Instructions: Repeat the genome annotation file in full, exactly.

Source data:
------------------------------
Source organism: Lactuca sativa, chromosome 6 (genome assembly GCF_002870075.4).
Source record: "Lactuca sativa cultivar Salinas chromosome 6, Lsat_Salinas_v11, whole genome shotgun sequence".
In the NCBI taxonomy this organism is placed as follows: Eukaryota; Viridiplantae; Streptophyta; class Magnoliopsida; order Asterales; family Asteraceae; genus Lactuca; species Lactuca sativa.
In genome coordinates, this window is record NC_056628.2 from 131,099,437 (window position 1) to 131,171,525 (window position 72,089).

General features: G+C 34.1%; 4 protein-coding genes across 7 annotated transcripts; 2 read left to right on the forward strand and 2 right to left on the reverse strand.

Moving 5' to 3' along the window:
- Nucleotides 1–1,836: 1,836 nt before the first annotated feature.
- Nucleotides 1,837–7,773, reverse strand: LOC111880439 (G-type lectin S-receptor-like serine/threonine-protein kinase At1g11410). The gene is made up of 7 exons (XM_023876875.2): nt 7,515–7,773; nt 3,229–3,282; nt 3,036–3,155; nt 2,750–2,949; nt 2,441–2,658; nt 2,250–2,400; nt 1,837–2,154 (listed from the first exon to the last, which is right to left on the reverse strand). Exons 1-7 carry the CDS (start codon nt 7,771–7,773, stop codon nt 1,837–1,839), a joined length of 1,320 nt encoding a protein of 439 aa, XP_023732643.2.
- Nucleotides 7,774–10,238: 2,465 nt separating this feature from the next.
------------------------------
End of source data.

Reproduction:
Source organism: Lactuca sativa, chromosome 6 (genome assembly GCF_002870075.4).
Source record: "Lactuca sativa cultivar Salinas chromosome 6, Lsat_Salinas_v11, whole genome shotgun sequence".
In the NCBI taxonomy this organism is placed as follows: Eukaryota; Viridiplantae; Streptophyta; class Magnoliopsida; order Asterales; family Asteraceae; genus Lactuca; species Lactuca sativa.
In genome coordinates, this window is record NC_056628.2 from 131,099,437 (window position 1) to 131,171,525 (window position 72,089).

General features: G+C 34.1%; 4 protein-coding genes across 7 annotated transcripts; 2 read left to right on the forward strand and 2 right to left on the reverse strand.

Moving 5' to 3' along the window:
- Nucleotides 1–1,836: 1,836 nt before the first annotated feature.
- Nucleotides 1,837–7,773, reverse strand: LOC111880439 (G-type lectin S-receptor-like serine/threonine-protein kinase At1g11410). The gene is made up of 7 exons (XM_023876875.2): nt 7,515–7,773; nt 3,229–3,282; nt 3,036–3,155; nt 2,750–2,949; nt 2,441–2,658; nt 2,250–2,400; nt 1,837–2,154 (listed from the first exon to the last, which is right to left on the reverse strand). Exons 1-7 carry the CDS (start codon nt 7,771–7,773, stop codon nt 1,837–1,839), a joined length of 1,320 nt encoding a protein of 439 aa, XP_023732643.2.
- Nucleotides 7,774–10,238: 2,465 nt separating this feature from the next.